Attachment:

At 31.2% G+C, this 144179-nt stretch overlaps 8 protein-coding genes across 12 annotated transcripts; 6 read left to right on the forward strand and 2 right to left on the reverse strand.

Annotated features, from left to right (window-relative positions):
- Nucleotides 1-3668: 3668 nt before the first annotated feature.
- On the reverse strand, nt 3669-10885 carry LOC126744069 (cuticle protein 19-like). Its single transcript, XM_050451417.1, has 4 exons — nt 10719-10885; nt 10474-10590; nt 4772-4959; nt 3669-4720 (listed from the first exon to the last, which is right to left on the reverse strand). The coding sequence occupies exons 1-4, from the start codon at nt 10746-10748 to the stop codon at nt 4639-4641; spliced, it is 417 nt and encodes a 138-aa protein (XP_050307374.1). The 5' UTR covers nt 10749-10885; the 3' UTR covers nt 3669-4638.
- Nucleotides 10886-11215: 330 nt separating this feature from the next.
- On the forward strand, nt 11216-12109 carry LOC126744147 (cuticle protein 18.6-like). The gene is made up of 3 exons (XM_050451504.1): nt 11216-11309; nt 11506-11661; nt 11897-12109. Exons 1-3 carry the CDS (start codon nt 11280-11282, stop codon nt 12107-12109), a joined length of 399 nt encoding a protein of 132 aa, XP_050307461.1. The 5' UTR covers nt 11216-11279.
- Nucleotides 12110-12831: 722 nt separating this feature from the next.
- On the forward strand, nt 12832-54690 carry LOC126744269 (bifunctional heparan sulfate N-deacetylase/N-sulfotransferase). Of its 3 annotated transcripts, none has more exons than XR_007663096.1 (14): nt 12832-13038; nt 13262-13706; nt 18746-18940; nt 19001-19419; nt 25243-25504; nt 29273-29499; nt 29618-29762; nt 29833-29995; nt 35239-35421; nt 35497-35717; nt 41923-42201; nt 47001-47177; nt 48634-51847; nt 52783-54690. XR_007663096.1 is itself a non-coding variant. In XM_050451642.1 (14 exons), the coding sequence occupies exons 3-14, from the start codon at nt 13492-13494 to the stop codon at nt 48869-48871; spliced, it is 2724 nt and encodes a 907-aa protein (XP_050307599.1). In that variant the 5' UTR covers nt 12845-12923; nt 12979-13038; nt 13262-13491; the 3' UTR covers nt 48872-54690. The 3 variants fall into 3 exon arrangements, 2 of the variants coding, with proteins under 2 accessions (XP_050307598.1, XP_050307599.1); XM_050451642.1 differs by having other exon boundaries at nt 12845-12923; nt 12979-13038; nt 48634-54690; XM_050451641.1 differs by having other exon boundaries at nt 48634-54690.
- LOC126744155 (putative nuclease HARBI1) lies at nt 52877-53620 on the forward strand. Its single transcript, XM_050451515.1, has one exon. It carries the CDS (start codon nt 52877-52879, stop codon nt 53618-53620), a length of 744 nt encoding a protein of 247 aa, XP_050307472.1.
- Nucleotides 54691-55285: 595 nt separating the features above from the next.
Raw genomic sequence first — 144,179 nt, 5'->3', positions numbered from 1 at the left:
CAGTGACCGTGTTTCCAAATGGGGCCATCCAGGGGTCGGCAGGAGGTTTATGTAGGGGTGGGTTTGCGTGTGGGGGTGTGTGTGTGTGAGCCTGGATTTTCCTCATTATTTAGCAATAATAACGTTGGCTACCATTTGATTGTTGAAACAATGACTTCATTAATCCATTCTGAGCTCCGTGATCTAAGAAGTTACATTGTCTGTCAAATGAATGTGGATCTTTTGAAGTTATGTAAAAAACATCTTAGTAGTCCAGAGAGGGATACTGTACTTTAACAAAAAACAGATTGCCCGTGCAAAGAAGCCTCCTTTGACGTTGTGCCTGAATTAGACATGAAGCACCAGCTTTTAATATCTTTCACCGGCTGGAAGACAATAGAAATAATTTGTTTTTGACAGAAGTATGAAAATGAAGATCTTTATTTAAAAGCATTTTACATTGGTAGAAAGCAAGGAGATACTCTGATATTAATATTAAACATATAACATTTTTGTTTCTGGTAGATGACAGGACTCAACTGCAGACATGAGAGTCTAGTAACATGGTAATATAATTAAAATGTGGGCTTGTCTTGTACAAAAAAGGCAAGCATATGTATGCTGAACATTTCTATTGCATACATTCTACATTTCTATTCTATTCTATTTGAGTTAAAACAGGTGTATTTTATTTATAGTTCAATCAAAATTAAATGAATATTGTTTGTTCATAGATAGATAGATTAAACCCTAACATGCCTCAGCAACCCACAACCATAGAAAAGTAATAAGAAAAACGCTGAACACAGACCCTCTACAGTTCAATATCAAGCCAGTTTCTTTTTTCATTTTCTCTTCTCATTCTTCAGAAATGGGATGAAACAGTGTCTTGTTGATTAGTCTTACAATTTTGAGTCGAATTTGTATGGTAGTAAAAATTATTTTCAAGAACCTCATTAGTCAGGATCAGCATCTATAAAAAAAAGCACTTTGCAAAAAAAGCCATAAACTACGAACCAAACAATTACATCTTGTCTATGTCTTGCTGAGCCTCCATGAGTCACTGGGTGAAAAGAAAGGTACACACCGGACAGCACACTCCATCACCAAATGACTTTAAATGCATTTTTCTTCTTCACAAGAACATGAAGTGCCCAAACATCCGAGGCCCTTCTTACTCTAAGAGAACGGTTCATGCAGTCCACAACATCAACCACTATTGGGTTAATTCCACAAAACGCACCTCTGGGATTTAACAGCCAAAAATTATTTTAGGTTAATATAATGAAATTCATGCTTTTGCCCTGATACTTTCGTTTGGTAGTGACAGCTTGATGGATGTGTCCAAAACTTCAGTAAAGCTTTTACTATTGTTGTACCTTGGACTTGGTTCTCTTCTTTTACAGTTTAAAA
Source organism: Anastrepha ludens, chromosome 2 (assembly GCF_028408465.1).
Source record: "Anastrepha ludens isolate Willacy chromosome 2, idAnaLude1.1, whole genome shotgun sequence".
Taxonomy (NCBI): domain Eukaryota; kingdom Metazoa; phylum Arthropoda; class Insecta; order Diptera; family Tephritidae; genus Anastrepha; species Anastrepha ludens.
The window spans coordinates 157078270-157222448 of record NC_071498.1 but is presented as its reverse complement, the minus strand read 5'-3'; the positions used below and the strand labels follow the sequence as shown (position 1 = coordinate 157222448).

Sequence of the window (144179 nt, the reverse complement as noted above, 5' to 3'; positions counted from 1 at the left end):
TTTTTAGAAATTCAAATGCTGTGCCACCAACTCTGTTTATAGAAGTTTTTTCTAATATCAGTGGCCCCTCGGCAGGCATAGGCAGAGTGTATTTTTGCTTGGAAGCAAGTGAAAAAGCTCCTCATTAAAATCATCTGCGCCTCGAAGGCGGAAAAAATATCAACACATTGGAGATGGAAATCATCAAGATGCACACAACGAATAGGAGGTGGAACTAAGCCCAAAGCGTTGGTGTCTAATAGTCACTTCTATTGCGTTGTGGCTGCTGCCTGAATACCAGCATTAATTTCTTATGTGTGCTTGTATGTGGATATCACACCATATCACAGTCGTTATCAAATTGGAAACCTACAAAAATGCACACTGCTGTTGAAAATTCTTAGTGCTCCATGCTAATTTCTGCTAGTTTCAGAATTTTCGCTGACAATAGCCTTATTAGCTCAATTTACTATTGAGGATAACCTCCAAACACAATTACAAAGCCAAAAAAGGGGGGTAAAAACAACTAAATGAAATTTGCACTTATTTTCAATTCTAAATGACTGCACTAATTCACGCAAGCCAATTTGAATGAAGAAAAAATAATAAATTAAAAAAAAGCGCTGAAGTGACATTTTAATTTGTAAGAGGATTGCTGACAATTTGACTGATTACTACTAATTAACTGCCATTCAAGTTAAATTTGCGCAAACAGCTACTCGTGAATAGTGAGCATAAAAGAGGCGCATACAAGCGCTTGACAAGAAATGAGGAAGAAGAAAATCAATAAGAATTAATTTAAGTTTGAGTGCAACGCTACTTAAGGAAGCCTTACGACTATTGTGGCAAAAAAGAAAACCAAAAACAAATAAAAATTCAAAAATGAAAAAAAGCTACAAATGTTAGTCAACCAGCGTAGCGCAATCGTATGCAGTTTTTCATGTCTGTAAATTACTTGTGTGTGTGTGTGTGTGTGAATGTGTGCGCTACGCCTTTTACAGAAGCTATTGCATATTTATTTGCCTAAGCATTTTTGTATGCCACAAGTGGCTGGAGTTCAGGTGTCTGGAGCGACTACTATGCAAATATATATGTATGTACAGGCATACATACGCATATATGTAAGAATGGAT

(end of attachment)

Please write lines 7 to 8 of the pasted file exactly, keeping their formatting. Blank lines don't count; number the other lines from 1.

- Nucleotides 12110-12831: 722 nt separating this feature from the next.
- On the forward strand, nt 12832-54690 carry LOC126744269 (bifunctional heparan sulfate N-deacetylase/N-sulfotransferase). Of its 3 annotated transcripts, none has more exons than XR_007663096.1 (14): nt 12832-13038; nt 13262-13706; nt 18746-18940; nt 19001-19419; nt 25243-25504; nt 29273-29499; nt 29618-29762; nt 29833-29995; nt 35239-35421; nt 35497-35717; nt 41923-42201; nt 47001-47177; nt 48634-51847; nt 52783-54690. XR_007663096.1 is itself a non-coding variant. In XM_050451642.1 (14 exons), the coding sequence occupies exons 3-14, from the start codon at nt 13492-13494 to the stop codon at nt 48869-48871; spliced, it is 2724 nt and encodes a 907-aa protein (XP_050307599.1). In that variant the 5' UTR covers nt 12845-12923; nt 12979-13038; nt 13262-13491; the 3' UTR covers nt 48872-54690. The 3 variants fall into 3 exon arrangements, 2 of the variants coding, with proteins under 2 accessions (XP_050307598.1, XP_050307599.1); XM_050451642.1 differs by having other exon boundaries at nt 12845-12923; nt 12979-13038; nt 48634-54690; XM_050451641.1 differs by having other exon boundaries at nt 48634-54690.